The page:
In case of complementary angles, the sum of two adjacent angles will equal 90°. Supplementary angles are adjacent angles whose addition will equal 180°, which we just utilized to prove the vertical angle theorem.

These theories are appropriate within the vertical angle theorem and vertically opposite angles due to this reason supplementary and complementary angles do not meet the characteristics of vertically opposite angles.

There are several properties of vertically opposite angles. Still, odds are that you will only need these two to secure your test.

Vertically opposite angles are at all time congruent. Hence, if angles A and B are vertically opposite, they will measure the same.

Vertically opposite angles are at no time adjacent. They can share, at most, a vertex.

### Where Can You Find Opposite Angles in Real-Life Circumstances?

You might think where you can utilize these theorems in the real world, and you'd be amazed to note that vertically opposite angles are quite common! You can find them in many everyday things and scenarios.

For example, vertically opposite angles are made when two straight lines overlap each other. Inside your room, the door installed to the door frame makes vertically opposite angles with the wall.

Open a pair of scissors to produce two intersecting lines and modify the size of the angles. Track intersections are also a great example of vertically opposite angles.

In the end, vertically opposite angles are also discovered in nature. If you watch a tree, the vertically opposite angles are formed by the trunk and the branches.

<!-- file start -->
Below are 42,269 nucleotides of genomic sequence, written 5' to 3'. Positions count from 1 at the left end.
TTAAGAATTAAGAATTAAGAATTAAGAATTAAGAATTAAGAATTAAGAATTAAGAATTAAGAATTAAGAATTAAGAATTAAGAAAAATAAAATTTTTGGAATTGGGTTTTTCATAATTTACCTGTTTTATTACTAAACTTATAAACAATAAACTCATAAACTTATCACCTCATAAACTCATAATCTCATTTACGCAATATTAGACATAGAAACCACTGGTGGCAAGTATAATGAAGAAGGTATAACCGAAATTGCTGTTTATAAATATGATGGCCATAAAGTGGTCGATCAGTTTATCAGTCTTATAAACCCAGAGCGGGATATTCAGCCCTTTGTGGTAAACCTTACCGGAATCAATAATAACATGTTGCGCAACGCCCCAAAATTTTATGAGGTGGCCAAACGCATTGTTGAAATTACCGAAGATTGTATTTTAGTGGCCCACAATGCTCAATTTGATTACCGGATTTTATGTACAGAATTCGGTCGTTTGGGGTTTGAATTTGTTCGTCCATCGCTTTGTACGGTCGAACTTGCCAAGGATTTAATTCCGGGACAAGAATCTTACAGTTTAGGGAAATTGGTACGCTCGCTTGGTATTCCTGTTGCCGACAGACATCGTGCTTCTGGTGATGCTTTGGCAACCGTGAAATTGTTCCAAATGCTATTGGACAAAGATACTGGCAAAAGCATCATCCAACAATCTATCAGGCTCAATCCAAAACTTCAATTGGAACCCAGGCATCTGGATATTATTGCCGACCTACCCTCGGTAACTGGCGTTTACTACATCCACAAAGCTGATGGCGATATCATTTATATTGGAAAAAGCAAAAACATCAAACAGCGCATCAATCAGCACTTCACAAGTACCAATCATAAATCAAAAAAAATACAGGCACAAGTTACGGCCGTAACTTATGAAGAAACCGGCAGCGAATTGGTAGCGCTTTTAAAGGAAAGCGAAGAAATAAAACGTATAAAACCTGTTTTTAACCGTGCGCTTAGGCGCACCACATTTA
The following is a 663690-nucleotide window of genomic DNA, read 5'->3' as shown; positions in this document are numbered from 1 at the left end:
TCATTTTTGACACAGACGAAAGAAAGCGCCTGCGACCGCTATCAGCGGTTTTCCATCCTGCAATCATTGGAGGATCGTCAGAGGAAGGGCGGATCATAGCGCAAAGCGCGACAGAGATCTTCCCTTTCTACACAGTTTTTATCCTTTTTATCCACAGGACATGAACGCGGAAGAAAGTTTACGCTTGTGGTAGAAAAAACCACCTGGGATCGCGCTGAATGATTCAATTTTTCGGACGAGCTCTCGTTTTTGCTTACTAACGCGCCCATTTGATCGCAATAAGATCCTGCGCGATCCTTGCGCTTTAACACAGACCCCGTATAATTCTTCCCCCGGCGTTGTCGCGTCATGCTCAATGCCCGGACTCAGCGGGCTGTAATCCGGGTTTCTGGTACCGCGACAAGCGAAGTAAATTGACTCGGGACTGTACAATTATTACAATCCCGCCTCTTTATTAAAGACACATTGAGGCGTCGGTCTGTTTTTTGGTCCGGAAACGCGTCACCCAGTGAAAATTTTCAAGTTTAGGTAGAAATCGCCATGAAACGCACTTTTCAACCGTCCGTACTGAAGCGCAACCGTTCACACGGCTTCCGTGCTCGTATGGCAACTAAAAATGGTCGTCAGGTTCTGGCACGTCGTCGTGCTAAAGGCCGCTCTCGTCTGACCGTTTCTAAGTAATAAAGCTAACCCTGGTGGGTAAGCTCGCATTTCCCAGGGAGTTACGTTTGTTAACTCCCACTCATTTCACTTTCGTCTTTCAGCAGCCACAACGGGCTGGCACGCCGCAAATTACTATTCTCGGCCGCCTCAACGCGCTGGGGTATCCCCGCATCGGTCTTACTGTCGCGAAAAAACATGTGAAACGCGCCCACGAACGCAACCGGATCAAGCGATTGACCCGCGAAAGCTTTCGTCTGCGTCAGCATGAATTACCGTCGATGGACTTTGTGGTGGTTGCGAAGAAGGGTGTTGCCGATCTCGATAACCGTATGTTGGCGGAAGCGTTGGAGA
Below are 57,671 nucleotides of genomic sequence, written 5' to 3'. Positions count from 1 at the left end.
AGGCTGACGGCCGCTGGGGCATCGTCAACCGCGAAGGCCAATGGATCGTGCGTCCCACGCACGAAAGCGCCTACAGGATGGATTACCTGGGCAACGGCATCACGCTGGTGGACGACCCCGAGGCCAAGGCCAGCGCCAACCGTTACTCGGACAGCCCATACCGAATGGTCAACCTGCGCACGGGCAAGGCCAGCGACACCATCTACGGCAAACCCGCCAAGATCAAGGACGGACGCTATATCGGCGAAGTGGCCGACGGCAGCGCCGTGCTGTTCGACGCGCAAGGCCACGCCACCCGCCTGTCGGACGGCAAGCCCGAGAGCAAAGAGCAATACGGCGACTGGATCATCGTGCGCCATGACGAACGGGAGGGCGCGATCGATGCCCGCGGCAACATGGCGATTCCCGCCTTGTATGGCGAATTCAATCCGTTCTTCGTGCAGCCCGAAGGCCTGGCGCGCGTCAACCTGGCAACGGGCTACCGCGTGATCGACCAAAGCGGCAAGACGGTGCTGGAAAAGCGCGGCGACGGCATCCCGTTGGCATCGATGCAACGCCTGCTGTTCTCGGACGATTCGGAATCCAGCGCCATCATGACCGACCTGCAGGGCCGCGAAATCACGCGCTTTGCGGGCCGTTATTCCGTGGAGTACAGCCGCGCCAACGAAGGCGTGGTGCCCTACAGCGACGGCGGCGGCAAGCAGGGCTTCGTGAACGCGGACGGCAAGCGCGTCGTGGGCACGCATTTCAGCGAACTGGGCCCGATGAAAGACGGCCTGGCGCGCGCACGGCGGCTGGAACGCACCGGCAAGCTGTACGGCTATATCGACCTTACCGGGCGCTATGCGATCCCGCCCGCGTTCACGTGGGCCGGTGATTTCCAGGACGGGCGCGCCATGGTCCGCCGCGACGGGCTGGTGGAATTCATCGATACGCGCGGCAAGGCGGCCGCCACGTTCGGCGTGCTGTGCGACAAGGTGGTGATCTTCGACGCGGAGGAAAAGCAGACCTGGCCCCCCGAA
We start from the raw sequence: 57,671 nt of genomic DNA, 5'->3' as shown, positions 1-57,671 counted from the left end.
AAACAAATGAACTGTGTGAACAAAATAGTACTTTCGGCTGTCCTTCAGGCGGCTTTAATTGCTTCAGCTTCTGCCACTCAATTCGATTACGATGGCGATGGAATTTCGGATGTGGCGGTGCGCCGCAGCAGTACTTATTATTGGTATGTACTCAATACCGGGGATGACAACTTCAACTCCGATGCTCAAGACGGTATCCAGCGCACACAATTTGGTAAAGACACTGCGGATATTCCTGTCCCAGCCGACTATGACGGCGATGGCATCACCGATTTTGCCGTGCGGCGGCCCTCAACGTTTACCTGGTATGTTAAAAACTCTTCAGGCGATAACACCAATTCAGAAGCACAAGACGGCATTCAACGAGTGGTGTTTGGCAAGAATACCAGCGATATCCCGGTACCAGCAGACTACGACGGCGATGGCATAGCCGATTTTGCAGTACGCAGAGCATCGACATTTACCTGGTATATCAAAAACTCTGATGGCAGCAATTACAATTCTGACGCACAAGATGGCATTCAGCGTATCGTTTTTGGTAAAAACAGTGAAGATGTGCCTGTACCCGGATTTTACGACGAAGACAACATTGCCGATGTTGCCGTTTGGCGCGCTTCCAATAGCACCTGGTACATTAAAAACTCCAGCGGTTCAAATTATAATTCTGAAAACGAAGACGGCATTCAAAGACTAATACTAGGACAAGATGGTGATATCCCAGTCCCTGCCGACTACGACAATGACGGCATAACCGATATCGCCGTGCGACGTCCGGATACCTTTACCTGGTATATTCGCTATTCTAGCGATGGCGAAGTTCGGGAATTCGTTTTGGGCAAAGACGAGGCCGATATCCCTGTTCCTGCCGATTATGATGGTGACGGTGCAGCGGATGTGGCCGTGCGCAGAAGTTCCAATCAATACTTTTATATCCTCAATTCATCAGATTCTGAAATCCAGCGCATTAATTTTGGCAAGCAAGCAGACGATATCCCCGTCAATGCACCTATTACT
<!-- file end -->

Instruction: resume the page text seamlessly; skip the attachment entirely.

Be sure to notice your surroundings, as you will discover an example next to you.

## PuttingEverything Together

So, to summarize what we have talked about, vertically opposite angles are made from two intersecting lines. The two angles that are not adjacent have the same measure.

The vertical angle theorem states that whenever two intersecting straight lines, the angles formed are vertically opposite and congruent. This theorem can be tested by depicting a straight line and another line overlapping it and applying the theorems of congruent angles to finish measures.

Congruent angles means two angles that measure the same.

When two angles share a side and a vertex, they can’t be vertically opposite. Nevertheless, they are complementary if the sum of these angles equals 90°. If the sum of both angles totals 180°, they are deemed supplementary.

The sum of adjacent angles is always 180°. Therefore, if angles B and C are adjacent angles, they will always equal 180°.

Vertically opposite angles are very common! You can find them in various everyday objects and situations, such as paintings, doors, windows, and trees.

## Additional Study

Search for a vertically opposite angles practice questions online for examples and problems to practice. Math is not a spectator sport; keep applying until these concepts are well-established in your brain.